Fernández de Oviedo's Chronicle of America
A New History for a New World
Publication Year: 2007
Published by: University of Texas Press
Title Page, Copyright, Dedication
LIST OF ILLUSTRATIONS
Note: In an attempt to publish as complete a record as possible of Oviedo’s illustrations in the History, I have drawn on a variety of sources. When possible, I first provide a photograph of images in the extant autograph manuscript (at the RAH and HEH). If the autograph image has been lost, I first use the contemporary Trujillos’ copy (at the BC and PR), which is ...
Introduction. NEW WORLD, NEW HISTORY AND THE WRITING OF AMERICA
In 1493 a fourteen-year-old boy serving as a page for the Spanish prince Don Juan stood in awe as Christopher Columbus met with the Catholic Kings, Ferdinand and Isabella. Columbus unveiled to the royal court in Barcelona his findings from his first voyage, displaying colorful parrots, enticing bits of gold, and native people. ...
ONE. BETWEEN TWO WORLDS: The Life and Writings of Gonzalo Fern
TWO. A READER’S GUIDE TO A NEW WORLD HISTORY: (Proemio, bk. 1)
Early in the General and Natural History of the Indies Oviedo proclaims that the route to the Indies and the Indies themselves could not be learned in the great texts of classical antiquity or in the hallowed halls of any of Europe’s best universities. Indeed, the new cosmography that was emerging contradicted the wisdom of the ancients. Information provided by New ...
THREE. THE HISTORIAN AS ACTOR AND AUTOBIOGRAPHER: Tierra Firme 1514 (bk. 29, chap. 6)
Many modern scholars have commented on Oviedo’s emphatic authorial presence: most describe the text as a heterogeneous, multivoiced narrative. But no scholar has thoroughly analyzed how Oviedo’s first-person interventions serve an evolving purpose, one that often matches the author’s complex administrative and ...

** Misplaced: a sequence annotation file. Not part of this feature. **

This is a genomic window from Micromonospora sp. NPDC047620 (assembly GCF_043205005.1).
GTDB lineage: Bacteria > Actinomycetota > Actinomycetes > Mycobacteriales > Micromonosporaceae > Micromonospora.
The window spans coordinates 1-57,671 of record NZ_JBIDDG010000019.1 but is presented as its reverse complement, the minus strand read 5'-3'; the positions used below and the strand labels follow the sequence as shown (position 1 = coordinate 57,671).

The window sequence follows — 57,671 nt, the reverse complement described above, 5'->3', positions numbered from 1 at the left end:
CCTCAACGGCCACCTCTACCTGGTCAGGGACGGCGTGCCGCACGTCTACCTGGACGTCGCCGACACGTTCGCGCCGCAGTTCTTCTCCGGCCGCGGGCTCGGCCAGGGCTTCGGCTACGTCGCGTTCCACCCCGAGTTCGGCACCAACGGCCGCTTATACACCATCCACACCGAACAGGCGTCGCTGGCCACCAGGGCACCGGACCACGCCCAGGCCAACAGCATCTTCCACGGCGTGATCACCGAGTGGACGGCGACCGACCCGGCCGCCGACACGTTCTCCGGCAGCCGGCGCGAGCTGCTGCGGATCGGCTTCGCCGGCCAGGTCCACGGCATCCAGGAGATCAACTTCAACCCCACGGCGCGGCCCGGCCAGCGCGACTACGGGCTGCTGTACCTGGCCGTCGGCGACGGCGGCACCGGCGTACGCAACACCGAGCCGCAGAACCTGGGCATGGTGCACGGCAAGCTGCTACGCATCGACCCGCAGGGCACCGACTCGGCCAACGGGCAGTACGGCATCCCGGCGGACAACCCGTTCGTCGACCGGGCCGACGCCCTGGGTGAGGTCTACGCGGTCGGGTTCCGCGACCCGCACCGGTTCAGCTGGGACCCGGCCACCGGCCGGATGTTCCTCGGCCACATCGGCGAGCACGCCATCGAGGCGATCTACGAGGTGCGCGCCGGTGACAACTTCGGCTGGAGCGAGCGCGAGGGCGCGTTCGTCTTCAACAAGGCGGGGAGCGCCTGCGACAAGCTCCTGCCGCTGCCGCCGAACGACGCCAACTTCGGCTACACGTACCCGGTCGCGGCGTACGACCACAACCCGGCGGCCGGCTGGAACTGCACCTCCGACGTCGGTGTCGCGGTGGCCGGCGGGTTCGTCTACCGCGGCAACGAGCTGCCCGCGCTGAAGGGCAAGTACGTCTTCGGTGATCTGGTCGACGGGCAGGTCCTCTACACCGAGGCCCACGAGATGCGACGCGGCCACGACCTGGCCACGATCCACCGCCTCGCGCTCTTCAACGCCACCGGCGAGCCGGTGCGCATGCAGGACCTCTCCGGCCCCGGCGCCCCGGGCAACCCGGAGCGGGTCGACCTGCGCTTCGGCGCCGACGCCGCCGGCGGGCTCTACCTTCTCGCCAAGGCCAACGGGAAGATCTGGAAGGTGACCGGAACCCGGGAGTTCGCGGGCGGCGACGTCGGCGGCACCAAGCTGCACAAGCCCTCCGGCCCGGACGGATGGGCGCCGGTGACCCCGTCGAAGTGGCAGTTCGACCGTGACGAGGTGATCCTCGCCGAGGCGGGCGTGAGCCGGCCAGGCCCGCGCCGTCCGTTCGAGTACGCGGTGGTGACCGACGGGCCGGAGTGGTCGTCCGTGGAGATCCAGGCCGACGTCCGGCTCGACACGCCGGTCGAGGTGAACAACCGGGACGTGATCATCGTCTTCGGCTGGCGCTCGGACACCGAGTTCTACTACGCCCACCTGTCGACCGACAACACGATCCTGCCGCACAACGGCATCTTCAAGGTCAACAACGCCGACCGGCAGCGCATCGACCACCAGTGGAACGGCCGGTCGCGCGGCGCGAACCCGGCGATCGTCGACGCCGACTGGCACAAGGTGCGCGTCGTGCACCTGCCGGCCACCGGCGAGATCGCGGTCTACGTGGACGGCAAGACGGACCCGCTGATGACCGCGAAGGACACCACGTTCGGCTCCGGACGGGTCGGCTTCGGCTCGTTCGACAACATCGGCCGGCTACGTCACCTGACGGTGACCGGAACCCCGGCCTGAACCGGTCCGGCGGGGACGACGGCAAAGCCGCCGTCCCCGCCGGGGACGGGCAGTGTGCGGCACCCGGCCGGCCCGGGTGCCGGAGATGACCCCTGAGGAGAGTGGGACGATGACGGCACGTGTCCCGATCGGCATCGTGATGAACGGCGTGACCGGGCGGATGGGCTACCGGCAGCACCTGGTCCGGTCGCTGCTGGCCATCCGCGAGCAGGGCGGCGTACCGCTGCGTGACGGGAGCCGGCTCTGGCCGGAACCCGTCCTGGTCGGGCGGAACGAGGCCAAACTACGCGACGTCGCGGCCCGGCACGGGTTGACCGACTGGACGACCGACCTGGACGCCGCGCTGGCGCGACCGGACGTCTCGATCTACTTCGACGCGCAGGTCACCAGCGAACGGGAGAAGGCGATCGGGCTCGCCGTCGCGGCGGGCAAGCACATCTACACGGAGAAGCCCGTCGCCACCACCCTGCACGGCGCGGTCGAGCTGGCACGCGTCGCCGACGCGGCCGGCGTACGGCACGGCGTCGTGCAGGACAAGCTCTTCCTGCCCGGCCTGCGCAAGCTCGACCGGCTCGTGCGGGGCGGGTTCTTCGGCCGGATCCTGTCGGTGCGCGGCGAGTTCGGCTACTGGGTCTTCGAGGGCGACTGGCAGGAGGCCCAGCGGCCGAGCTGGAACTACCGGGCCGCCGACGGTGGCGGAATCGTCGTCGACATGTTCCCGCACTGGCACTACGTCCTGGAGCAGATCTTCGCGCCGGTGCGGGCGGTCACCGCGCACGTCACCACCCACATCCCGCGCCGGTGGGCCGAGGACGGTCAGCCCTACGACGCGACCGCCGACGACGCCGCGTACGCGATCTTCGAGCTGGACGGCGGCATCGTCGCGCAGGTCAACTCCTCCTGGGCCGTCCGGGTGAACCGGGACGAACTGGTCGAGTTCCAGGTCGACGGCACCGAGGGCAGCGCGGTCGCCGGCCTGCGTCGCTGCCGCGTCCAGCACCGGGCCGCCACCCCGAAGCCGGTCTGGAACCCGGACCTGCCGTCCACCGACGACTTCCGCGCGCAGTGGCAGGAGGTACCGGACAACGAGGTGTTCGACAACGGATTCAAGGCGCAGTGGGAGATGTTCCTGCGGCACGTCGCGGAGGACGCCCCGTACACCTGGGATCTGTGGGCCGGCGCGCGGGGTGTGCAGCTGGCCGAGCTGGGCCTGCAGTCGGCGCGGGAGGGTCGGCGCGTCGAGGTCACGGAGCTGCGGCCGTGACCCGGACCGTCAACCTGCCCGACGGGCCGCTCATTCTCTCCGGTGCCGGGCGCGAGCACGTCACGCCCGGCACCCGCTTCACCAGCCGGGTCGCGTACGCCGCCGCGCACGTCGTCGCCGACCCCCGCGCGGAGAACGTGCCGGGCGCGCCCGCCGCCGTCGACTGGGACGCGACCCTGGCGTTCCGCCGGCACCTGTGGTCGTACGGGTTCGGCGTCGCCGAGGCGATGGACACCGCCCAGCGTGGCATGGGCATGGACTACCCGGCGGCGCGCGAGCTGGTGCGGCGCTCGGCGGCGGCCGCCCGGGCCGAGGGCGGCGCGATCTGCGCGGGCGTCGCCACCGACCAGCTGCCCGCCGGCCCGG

FOUR. EYEWITNESS TO AMERICA’S WONDERS: Illustrating a Natural Historyof the Indies (bk. 7, chap. 14)
When Oviedo stopped writing about events he had witnessed in Tierra Firme and devoted himself to natural history, to depicting American flora, fauna, and ethnographic items, he confronted a dilemma. How was he to convey in his natural history the particular novelty of the New World to an audience that had never seen ...
FIVE. AMAZON WOMEN AND NEW WORLD REALITIES: Documenting an Expanding World (bk. 6, chap. 33)
Caught between two eras—one that would recognize the contribution of empiricism to historiography and one that often viewed history as writing a variation of a primal text—Spanish chroniclers of the New World frequently revised traditional historiography, but they rarely broke completely from it. In his efforts to ...
As we have seen in the last two chapters, the increased availability of information about the natural world and reports from new expeditions led Oviedo to use multiple strategies for revising his text. I noted, for example, the historian’s evolving theory of illustration and his use of Fray Gaspar de Carvajal’s account of Amazon ...
SEVEN. NATIVE AMERICANS IN OVIEDO’S HISTORY: (bk. 29, chap. 26)
No discussion of Oviedo’s General and Natural History of the Indies would be complete without addressing his controversial representation of Native Americans. Oviedo depicts Native American cultures with the same zeal and detail that inform his portraits of nature and the conquest, often including extensive ethnographic information. ...
Whether Oviedo was writing about Native Americans, nature, or the conquest and colonization, his personal, political, and methodological concerns were never far from the surface of the narrative. The author’s attempts to maintain the favor of the Crown and establish the truth of his account serve as the underpinnings to his historiographic...
APPENDIX A. Chronology of Fernández de Oviedo’s Life and Works
APPENDIX B. Map of Hispaniola and Tierra Firme, ca. 1540
APPENDIX C. Translations of passages from Fernández de Oviedo’s Historia general y natural de las Indias
APPENDIX D. Table. Historia general y natural Manuscript Locations and llustrations/Woodcuts
APPENDIX E. Illustrations
Page Count: 344
Illustrations: 83 b&w figures, 1 map
Publication Year: 2007
OCLC Number: 608836622
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